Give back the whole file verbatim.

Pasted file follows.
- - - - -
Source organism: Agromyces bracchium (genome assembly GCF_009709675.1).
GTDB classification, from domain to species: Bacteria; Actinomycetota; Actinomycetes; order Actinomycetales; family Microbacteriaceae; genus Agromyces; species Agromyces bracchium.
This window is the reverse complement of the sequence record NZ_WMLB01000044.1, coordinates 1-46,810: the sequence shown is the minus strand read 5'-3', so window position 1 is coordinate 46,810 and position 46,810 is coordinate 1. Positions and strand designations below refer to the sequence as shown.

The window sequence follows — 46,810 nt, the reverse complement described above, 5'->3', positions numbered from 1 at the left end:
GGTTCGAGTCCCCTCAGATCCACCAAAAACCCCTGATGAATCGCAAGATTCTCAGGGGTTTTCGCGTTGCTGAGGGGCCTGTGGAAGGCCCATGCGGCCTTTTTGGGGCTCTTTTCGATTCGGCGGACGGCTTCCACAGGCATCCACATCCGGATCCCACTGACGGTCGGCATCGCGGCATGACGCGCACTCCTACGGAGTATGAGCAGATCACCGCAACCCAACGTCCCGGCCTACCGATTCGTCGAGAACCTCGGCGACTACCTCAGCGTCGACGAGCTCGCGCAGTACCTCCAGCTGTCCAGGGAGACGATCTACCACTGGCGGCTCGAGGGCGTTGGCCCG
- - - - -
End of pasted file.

Source organism: Agromyces bracchium (genome assembly GCF_009709675.1).
GTDB classification, from domain to species: Bacteria; Actinomycetota; Actinomycetes; order Actinomycetales; family Microbacteriaceae; genus Agromyces; species Agromyces bracchium.
This window is the reverse complement of the sequence record NZ_WMLB01000044.1, coordinates 1-46,810: the sequence shown is the minus strand read 5'-3', so window position 1 is coordinate 46,810 and position 46,810 is coordinate 1. Positions and strand designations below refer to the sequence as shown.

The window sequence follows — 46,810 nt, the reverse complement described above, 5'->3', positions numbered from 1 at the left end:
GGTTCGAGTCCCCTCAGATCCACCAAAAACCCCTGATGAATCGCAAGATTCTCAGGGGTTTTCGCGTTGCTGAGGGGCCTGTGGAAGGCCCATGCGGCCTTTTTGGGGCTCTTTTCGATTCGGCGGACGGCTTCCACAGGCATCCACATCCGGATCCCACTGACGGTCGGCATCGCGGCATGACGCGCACTCCTACGGAGTATGAGCAGATCACCGCAACCCAACGTCCCGGCCTACCGATTCGTCGAGAACCTCGGCGACTACCTCAGCGTCGACGAGCTCGCGCAGTACCTCCAGCTGTCCAGGGAGACGATCTACCACTGGCGGCTCGAGGGCGTTGGCCCG